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Roaring Fork High holds second annual Girls’ Summit

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By Kayla Henley
Sopris Sun Correspondent 

While a blizzard buffeted Carbondale on the evening of Jan. 25, Roaring Fork High School art teachers Leslie Keery and Cathleen McCourt, as well as students in the Girls’ Summit Club, greeted approximately 30 girls of various grades as well as three quarters of the female staff of RFHS in front of the warm fireplace at the Orchard Church for the annual Girls’ Summit. 
This is the second year RFHS has hosted this inspiring event, which features various workshops and resources that promote healthy lifestyles among women. This year included a yoga workshop led by yoga instructor Emily Hightower, and a self-defense workshop led by Karen Bradshaw of Rising Crane Training Center in Carbondale. Students and staff met both lessons with great enthusiasm. 
There were also a variety of workshop tables scattered about the room girls could approach individually. One was a nutrition stand, hosted by nutritionist Marcey Robinson of Achieve Health in Performance in Basalt. Another was a do TERRA essential oils stand hosted by Wellness Advocate Janelle Parrington. Girls this year also started a new tradition called a Fashion Upcycle, where attendees brought old or outgrown clothes and displayed them in a thrift-store style for everyone to peruse. The exchange was a success and nearly everyone walked out with a new scarf or sweater.  
After an appetizing and healthy dinner of various soups and salads, the girls gathered near the stage for the final event: a panel featuring Dr. Lisa Fitzwilliams, a chiropractic nutritionist in Carbondale; Stacey Bernot, former mayor of Carbondale; Caroline Williams, a college counselor; Dr. Andrea Pazdera, mental health counselor at RFHS; Maura Masters, editor of Alice magazine (; and moderated by yours truly, current staff member as well as former student of RFHS, and recent college graduate. 
The panel’s theme focused on stress and the importance of forming healthy habits, particularly for teenagers on the cusp of adulthood. One student asked how to know the difference between pushing oneself in a healthy way to manage a busy schedule, and being too hard on oneself that could lead to health problems. Another inquired how to find support on college campuses for stress when they’re on their own, and what things one could do to lessen stress.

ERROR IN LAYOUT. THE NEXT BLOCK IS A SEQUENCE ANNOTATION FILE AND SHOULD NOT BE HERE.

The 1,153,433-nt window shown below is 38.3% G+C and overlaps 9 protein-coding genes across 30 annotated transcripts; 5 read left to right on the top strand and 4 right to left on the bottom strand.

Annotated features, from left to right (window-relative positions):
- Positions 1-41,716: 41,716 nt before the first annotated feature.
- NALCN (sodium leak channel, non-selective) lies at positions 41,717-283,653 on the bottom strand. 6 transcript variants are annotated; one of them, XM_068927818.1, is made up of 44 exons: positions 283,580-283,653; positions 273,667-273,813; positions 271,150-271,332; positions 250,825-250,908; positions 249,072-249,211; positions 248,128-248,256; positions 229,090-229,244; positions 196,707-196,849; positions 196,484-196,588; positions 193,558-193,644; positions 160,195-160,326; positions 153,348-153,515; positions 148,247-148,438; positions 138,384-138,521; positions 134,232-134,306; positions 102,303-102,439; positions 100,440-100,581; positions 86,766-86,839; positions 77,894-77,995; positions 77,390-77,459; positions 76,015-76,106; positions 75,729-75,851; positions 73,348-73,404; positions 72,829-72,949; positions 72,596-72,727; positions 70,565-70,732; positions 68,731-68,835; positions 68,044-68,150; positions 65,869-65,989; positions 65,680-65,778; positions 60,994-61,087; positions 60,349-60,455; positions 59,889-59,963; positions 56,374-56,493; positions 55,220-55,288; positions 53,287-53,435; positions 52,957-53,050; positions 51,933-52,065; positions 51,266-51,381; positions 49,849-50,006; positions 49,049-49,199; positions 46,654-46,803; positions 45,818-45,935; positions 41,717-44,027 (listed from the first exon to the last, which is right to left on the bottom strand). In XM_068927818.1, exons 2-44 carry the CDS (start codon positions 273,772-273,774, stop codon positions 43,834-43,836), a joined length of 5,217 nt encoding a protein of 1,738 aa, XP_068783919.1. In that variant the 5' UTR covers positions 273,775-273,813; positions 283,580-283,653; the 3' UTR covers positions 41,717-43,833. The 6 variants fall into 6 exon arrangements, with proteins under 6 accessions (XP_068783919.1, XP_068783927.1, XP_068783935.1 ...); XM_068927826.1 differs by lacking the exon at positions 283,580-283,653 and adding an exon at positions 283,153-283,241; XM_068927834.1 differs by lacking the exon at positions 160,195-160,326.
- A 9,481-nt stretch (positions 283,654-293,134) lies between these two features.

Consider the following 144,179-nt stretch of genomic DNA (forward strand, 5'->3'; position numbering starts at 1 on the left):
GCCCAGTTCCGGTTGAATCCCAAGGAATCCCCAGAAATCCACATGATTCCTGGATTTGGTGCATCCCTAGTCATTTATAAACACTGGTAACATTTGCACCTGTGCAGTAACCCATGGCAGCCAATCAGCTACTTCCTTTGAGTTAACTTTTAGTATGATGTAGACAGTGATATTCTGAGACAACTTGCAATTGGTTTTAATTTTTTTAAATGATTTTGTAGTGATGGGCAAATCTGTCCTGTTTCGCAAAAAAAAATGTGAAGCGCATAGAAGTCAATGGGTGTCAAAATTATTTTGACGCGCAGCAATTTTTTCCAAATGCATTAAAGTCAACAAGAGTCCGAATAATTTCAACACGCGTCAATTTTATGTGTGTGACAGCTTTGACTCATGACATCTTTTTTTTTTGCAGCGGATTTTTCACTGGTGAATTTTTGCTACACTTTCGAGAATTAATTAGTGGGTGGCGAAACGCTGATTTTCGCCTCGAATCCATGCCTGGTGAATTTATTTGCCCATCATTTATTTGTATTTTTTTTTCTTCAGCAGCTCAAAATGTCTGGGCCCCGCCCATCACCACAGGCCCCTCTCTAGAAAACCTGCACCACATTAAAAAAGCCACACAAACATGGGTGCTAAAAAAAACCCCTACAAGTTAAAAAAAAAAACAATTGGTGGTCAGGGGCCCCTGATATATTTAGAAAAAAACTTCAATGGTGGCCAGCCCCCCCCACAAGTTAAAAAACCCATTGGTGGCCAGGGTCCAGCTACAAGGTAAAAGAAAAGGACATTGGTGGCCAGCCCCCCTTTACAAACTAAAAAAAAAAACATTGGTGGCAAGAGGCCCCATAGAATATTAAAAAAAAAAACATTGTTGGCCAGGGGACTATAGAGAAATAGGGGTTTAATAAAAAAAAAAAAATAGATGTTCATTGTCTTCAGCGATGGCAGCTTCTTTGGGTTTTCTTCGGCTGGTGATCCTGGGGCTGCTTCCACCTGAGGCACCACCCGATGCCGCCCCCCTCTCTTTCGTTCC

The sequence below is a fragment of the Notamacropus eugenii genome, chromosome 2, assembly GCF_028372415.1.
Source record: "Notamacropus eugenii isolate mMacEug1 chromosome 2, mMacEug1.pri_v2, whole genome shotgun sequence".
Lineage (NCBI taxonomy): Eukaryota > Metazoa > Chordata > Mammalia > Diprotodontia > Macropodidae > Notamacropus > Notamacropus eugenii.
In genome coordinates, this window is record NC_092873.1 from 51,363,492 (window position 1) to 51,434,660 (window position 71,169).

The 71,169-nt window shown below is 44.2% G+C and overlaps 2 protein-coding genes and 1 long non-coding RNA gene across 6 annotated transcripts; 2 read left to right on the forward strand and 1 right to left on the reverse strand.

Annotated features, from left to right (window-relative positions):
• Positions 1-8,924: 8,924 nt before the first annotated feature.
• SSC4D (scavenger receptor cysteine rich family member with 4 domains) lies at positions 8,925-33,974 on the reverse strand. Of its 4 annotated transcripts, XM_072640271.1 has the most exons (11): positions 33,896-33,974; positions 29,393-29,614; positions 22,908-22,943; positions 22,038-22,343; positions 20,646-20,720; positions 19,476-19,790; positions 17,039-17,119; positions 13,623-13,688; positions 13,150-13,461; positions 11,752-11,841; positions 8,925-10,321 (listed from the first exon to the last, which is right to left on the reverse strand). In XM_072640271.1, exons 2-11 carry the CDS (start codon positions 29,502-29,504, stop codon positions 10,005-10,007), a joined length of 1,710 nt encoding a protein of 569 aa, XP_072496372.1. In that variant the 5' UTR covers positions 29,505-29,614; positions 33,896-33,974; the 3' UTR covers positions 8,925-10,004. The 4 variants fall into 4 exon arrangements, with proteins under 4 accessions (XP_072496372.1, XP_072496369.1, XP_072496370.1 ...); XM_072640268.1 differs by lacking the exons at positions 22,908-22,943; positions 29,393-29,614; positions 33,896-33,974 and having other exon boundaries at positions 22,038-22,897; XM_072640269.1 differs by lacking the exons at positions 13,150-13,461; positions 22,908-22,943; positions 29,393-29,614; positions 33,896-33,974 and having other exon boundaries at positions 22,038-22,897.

Answers suggested by the panel were getting enough sleep; practicing good sleep hygiene (primarily staying away from screens before going to bed), and knowing one’s limits. Math teacher Katie McCullugh, as well as Pazdera, also emphasized the importance of going to teachers for help and forming those connections that could be beneficial down the road. 
The night concluded with roasting s’mores in the grand fireplace and enjoying the sense of newfound camaraderie among one another. 
Senior Tavia Teitler, a member of the Girls’ Summit Club at RFHS, articulated the importance of such an event because “girls have a tendency to compete with each other rather than support each other, and focus on differences.” Maeve O’Donnell Pax, also a senior who started the club with two other graduates, agreed with Teitler, “We easily get caught up in petty things, and things that make us unhappy and make creating true relationships harder.” Teitler concluded how through events such as these, those differences and petty worries disappear. 
It wasn’t just the students who felt the unifying effects of the summit; staff also reflected on the evening’s events: “You get to connect with students in a way that doesn’t happen in the school day,” RFHS counselor Kelly Donnelly observed. 
Kelsie Goodman, vice principal at RFHS noted the importance not only of this singular event, but also the positive reverberations it creates among girls: “This is pretty unique. We hope it translates into real life progress, that’s the highest goal we’ve gotten to see. It’s the girls that shine, it’s the power from within, and that’s what makes it special.” 
It wasn’t just the valuable information women departed with, but also the strong sense of unification and acceptance the simple act of sharing common experiences with one another generated. As Goodman warmly summarized, “If this event has taught me anything, it is that we’re not in it alone.” 

Published in The Sopris Sun on Feb. 2, 2017. 

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